Abstract

Wetzel, N. (2015). Effects of the short-term learned significance of task-irrelevant sounds on involuntary attention in children and adults. International Journal of Psychophysiology, 98(1), 17-26.

Effects of the short-term learned significance of task-irrelevant sounds on involuntary attention in children and adults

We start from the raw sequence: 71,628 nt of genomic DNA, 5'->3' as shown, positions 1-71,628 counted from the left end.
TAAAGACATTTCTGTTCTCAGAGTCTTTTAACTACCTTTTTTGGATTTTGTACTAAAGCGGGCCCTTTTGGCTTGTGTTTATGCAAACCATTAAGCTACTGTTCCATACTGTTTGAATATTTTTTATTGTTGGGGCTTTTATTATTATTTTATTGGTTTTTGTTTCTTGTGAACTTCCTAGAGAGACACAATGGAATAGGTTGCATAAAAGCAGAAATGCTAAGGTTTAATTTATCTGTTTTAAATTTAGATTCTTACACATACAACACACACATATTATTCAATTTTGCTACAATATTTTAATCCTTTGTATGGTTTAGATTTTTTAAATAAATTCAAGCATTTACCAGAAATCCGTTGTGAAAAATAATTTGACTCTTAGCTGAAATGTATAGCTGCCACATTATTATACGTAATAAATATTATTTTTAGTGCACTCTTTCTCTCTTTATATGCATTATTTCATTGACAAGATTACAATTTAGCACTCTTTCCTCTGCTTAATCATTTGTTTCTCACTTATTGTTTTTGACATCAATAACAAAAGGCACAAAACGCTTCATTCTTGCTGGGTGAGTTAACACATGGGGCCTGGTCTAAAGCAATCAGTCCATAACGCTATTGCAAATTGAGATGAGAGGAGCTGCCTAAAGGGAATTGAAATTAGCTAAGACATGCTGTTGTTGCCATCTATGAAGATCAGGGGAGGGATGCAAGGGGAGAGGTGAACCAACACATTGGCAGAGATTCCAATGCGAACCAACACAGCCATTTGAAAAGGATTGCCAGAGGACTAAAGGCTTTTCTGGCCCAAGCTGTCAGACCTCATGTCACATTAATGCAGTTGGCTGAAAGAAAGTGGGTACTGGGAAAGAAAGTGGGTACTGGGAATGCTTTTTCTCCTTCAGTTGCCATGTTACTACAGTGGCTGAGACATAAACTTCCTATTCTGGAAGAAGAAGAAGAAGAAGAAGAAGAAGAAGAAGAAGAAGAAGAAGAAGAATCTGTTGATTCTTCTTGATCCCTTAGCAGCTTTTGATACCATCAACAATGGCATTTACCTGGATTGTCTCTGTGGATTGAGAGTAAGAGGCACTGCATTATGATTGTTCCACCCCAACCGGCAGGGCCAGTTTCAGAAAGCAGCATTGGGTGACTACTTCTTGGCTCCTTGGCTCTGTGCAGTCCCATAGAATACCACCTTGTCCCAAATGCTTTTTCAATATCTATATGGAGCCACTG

The present study aimed to test effects of unexpected task-irrelevant environmental sounds, that were short-term learned to be significant, on deviance-related brain activity (event-related potentials; ERPs) and performance in children aged 9-10years and young adults. Participants performed three conditions. In the first ignore condition an oddball paradigm was presented including two neutral deviant sounds. In the second learning condition significance was attributed to one of the two deviant sounds by defining it as target. In the third condition participants then performed a version of an oddball paradigm, embedded in a narrative, that included the neutral and the now significant but task-irrelevant deviant sound. Results revealed decreased reaction times and hit rates elicited by significant compared to neutral deviant sounds in both age groups whereas P3a, an indicator of orienting of attention and novelty evaluation, was not affected by deviant's learned significance. In contrast, post-deviant processing, reflected by hit rates and ERPs in trials following a significant deviant compared to those following a neutral deviant, was differently modulated in children and adults. Moreover, a clear P3a was observed in the attend condition in both age groups but in the ignore condition in children only. Results indicate that the short-term learned significance of task-irrelevant sounds modulates performance but not orienting and evaluation processes associated with the P3a. Importantly, results demonstrate children's increased susceptibility to task-irrelevant but significant sounds and the ongoing maturation of attention control in the late childhood.



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